- November 2, 2011
- By Bob Allen
VALLEY FORGE, Pa. (ABP) – An American Baptist missionary was the only foreigner among more than 30 recipients of a prestigious charity award granted recently by the government of Jiangsu Province, China.
Chosen from nearly 1,000 nominees, recipients of the first-ever Jiangsu Charity Award presented Oct. 12 in the ancient capital city of Nanjing included Judy Sutterlin, an American Baptist International Ministries missionary in the People’s Republic of China appointed in 1995.
The award, designed to recognize the role played by charity and philanthropy in improving people’s lives and promoting social harmony, recognized Sutterlin as a “most caring and benevolent model” for service.
Sutterlin, who teaches at Nanjing Union Theological Seminary, was nominated by the Amity Foundation, an International Ministries partner created at the initiative of Chinese Christians in 1985. The foundation’s initiatives include education, social welfare, basic health and public hygiene, environmental protection, rural development, church-run social services and disaster relief, reconstruction and rehabilitation from China’s coastal provinces in the east to the minority areas of the west.
Sutterlin teaches general, biblical and theological English at the seminary campus in the southern part of the Nanjing metropolitan area with 250 students. As faculty and students improve English skills, they gain access to additional Bible study resources, increase their ability to dialogue with Christians from around the world and acquire proficiency that can enable them to lead English outreach ministries now existing in some city churches.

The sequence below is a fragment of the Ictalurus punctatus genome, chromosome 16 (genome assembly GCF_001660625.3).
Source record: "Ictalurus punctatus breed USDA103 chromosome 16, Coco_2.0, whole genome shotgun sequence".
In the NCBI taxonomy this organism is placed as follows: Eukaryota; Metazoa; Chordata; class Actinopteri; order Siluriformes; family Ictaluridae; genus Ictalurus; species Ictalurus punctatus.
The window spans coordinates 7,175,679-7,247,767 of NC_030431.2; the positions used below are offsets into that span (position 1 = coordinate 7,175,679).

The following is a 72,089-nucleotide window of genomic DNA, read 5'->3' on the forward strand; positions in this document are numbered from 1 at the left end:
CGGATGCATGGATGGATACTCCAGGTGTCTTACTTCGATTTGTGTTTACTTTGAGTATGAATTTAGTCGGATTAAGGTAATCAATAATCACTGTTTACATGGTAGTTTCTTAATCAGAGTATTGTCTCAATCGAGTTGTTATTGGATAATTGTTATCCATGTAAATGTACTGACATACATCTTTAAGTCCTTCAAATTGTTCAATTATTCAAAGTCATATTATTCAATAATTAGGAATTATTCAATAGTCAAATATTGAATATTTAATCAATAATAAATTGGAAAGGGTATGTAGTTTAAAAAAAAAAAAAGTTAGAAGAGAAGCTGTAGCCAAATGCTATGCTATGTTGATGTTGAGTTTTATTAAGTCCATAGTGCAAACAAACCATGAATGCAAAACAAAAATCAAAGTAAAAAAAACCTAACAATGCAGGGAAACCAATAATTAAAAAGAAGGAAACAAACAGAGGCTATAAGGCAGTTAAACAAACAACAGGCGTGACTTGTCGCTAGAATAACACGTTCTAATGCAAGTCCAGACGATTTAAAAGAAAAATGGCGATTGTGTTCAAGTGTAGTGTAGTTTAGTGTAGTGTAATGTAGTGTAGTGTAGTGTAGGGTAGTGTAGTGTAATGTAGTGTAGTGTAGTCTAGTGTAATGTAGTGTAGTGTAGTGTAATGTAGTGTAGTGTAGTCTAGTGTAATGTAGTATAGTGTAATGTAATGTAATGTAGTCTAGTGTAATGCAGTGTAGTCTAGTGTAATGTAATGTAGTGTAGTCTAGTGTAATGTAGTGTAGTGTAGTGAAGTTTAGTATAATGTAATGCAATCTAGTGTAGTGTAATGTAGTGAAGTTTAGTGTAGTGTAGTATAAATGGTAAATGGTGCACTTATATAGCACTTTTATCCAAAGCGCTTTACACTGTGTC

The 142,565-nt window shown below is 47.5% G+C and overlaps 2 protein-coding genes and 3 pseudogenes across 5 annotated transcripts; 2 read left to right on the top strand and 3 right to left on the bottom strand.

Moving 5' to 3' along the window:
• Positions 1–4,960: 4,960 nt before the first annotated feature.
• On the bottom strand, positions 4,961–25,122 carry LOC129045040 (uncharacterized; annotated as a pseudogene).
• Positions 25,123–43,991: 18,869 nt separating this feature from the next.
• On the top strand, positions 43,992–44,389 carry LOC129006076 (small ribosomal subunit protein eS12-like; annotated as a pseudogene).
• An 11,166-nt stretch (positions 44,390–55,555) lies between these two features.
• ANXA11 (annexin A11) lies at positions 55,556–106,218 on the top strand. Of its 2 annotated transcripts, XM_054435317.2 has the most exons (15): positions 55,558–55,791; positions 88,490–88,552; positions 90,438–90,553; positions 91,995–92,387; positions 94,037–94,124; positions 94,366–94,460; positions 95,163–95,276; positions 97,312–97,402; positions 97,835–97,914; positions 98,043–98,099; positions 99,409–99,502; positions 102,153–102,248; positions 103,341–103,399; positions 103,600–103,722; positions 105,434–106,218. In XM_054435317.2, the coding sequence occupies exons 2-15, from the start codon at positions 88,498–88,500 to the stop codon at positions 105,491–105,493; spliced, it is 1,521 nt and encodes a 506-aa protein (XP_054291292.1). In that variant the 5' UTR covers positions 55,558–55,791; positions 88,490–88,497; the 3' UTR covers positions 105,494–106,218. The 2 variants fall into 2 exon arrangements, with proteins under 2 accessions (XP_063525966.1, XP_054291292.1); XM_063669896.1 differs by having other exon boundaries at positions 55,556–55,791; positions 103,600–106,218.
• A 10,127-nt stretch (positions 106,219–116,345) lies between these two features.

“Judy has been recognized as a caring and benevolent model, because her work demonstrates care for the whole person -- intellectually, spiritually, relationally and physically,” observed Reid Trulson, executive director for American Baptist International Ministries.
On top of her theological and academic work at the seminary, Sutterlin helps with orientation and care for the Amity Foundation's English teachers and serves as a liaison to Amity projects supported by IM. Those include help for children orphaned by HIV/AIDS, support for remote village clinic work, drug rehabilitation and economic development projects.
The Amity Foundation is overseen by the China Christian Council, an umbrella organization for China’s Protestant churches and member of the World Council of Churches. Amity Printing Company, a joint venture between the Amity Foundation and United Bible Societies, has published more than 86 million Bibles since it was established in 1988.
According to the U.S. State Department, China’s religious-affairs agency reports the official Protestant population as 16 million in more than 50,000 churches registered under the Three-Self Patriotic Movement, formed in 1950 on principles of self-governing, self-support and self-propagation.
The Pew Research Center estimated in 2007 that another 50 million to 70 million worship in unregistered religious gatherings, also known as “house churches.” Some unofficial estimates of the number of Chinese Christians are as high as 130 million,
--Bob Allen is managing editor of Associated Baptist Press.
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